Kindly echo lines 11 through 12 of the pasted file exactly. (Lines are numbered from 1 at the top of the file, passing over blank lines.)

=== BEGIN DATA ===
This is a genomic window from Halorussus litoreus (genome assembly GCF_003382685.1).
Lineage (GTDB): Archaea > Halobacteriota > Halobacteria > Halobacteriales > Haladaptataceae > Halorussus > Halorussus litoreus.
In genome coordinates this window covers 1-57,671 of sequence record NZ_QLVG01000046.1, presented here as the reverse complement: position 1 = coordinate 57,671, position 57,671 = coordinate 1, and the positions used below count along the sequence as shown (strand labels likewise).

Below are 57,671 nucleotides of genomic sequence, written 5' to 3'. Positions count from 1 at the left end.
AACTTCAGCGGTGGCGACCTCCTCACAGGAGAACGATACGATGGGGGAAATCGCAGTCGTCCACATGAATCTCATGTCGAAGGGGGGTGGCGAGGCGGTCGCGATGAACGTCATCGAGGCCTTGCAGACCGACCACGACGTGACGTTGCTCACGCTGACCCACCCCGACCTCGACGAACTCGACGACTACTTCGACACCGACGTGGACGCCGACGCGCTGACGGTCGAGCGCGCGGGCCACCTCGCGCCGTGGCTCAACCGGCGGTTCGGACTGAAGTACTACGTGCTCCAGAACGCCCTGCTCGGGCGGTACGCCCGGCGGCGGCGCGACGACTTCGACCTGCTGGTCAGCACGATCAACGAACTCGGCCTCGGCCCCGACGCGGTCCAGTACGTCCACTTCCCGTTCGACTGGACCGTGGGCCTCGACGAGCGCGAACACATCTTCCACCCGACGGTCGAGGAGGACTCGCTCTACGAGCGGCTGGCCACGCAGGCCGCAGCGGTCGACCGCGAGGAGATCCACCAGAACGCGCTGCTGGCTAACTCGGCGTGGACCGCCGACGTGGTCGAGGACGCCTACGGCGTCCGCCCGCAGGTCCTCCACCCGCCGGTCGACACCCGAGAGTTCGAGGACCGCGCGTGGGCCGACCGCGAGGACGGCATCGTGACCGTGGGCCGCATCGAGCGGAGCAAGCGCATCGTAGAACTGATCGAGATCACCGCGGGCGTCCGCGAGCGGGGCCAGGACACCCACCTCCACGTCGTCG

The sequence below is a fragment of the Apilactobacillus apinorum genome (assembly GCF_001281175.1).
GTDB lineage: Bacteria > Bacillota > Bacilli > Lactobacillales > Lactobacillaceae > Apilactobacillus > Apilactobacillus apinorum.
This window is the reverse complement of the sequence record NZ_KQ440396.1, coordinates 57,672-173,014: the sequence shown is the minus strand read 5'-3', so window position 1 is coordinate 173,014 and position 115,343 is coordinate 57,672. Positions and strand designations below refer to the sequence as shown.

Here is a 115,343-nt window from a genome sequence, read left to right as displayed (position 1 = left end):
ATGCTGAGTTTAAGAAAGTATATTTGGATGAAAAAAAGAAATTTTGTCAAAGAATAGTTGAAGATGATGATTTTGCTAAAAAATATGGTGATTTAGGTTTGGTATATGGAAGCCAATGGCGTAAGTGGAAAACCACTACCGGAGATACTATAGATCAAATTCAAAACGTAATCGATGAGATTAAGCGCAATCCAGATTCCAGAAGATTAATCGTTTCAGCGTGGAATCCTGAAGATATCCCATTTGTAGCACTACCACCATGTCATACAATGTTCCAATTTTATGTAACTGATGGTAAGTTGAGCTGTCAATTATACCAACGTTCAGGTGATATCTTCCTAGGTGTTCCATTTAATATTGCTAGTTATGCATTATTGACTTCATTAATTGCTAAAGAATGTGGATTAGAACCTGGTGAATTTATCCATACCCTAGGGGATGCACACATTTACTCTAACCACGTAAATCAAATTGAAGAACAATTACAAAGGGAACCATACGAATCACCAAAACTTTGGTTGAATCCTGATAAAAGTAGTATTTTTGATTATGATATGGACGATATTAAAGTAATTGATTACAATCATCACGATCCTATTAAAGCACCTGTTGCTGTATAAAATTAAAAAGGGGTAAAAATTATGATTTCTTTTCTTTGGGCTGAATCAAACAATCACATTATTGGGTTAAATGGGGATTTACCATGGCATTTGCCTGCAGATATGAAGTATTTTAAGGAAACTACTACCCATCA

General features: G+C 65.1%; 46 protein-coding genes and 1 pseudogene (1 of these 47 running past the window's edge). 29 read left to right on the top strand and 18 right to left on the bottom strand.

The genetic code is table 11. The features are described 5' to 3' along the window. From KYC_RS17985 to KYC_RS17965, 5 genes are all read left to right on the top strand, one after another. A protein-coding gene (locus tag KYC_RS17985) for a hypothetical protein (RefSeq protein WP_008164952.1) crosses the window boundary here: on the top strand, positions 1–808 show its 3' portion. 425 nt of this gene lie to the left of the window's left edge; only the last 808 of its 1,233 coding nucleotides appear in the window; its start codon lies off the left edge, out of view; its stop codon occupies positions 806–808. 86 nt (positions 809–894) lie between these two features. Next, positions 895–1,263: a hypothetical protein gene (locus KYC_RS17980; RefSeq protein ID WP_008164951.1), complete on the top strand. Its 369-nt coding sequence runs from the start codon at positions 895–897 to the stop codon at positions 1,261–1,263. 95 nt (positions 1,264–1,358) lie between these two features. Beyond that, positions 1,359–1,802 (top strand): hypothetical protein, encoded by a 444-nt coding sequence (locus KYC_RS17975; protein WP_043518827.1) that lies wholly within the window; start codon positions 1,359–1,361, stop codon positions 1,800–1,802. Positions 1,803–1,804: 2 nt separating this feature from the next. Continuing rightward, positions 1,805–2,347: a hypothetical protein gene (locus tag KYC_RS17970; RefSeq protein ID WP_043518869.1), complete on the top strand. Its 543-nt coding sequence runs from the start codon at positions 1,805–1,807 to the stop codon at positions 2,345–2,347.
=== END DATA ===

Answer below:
General features: G+C 65.1%; 46 protein-coding genes and 1 pseudogene (1 of these 47 running past the window's edge). 29 read left to right on the top strand and 18 right to left on the bottom strand.

The genetic code is table 11. The features are described 5' to 3' along the window. From KYC_RS17985 to KYC_RS17965, 5 genes are all read left to right on the top strand, one after another. A protein-coding gene (locus tag KYC_RS17985) for a hypothetical protein (RefSeq protein WP_008164952.1) crosses the window boundary here: on the top strand, positions 1–808 show its 3' portion. 425 nt of this gene lie to the left of the window's left edge; only the last 808 of its 1,233 coding nucleotides appear in the window; its start codon lies off the left edge, out of view; its stop codon occupies positions 806–808. 86 nt (positions 809–894) lie between these two features. Next, positions 895–1,263: a hypothetical protein gene (locus KYC_RS17980; RefSeq protein ID WP_008164951.1), complete on the top strand. Its 369-nt coding sequence runs from the start codon at positions 895–897 to the stop codon at positions 1,261–1,263. 95 nt (positions 1,264–1,358) lie between these two features. Beyond that, positions 1,359–1,802 (top strand): hypothetical protein, encoded by a 444-nt coding sequence (locus KYC_RS17975; protein WP_043518827.1) that lies wholly within the window; start codon positions 1,359–1,361, stop codon positions 1,800–1,802. Positions 1,803–1,804: 2 nt separating this feature from the next. Continuing rightward, positions 1,805–2,347: a hypothetical protein gene (locus tag KYC_RS17970; RefSeq protein ID WP_043518869.1), complete on the top strand. Its 543-nt coding sequence runs from the start codon at positions 1,805–1,807 to the stop codon at positions 2,345–2,347.